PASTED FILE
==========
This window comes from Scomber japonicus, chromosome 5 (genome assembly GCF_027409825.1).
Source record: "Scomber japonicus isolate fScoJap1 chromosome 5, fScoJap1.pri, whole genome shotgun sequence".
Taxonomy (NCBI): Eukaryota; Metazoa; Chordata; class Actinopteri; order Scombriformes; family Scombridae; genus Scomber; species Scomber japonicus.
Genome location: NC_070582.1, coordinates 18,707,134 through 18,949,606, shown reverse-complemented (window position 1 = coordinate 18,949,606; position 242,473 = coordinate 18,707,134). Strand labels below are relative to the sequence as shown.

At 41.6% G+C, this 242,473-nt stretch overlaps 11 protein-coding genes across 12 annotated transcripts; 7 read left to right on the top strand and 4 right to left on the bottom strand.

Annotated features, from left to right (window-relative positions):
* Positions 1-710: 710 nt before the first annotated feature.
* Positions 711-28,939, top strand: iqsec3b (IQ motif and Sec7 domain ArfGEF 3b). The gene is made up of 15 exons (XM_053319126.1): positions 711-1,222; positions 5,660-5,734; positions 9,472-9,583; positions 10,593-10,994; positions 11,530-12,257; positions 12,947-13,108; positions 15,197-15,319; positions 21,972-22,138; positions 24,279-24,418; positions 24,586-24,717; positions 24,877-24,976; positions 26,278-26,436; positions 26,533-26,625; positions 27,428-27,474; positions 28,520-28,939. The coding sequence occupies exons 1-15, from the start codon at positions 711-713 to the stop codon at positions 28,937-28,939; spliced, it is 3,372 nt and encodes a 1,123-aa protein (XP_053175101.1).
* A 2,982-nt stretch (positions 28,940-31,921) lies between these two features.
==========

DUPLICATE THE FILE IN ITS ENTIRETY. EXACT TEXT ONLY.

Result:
This window comes from Scomber japonicus, chromosome 5 (genome assembly GCF_027409825.1).
Source record: "Scomber japonicus isolate fScoJap1 chromosome 5, fScoJap1.pri, whole genome shotgun sequence".
Taxonomy (NCBI): Eukaryota; Metazoa; Chordata; class Actinopteri; order Scombriformes; family Scombridae; genus Scomber; species Scomber japonicus.
Genome location: NC_070582.1, coordinates 18,707,134 through 18,949,606, shown reverse-complemented (window position 1 = coordinate 18,949,606; position 242,473 = coordinate 18,707,134). Strand labels below are relative to the sequence as shown.

At 41.6% G+C, this 242,473-nt stretch overlaps 11 protein-coding genes across 12 annotated transcripts; 7 read left to right on the top strand and 4 right to left on the bottom strand.

Annotated features, from left to right (window-relative positions):
* Positions 1-710: 710 nt before the first annotated feature.
* Positions 711-28,939, top strand: iqsec3b (IQ motif and Sec7 domain ArfGEF 3b). The gene is made up of 15 exons (XM_053319126.1): positions 711-1,222; positions 5,660-5,734; positions 9,472-9,583; positions 10,593-10,994; positions 11,530-12,257; positions 12,947-13,108; positions 15,197-15,319; positions 21,972-22,138; positions 24,279-24,418; positions 24,586-24,717; positions 24,877-24,976; positions 26,278-26,436; positions 26,533-26,625; positions 27,428-27,474; positions 28,520-28,939. The coding sequence occupies exons 1-15, from the start codon at positions 711-713 to the stop codon at positions 28,937-28,939; spliced, it is 3,372 nt and encodes a 1,123-aa protein (XP_053175101.1).
* A 2,982-nt stretch (positions 28,940-31,921) lies between these two features.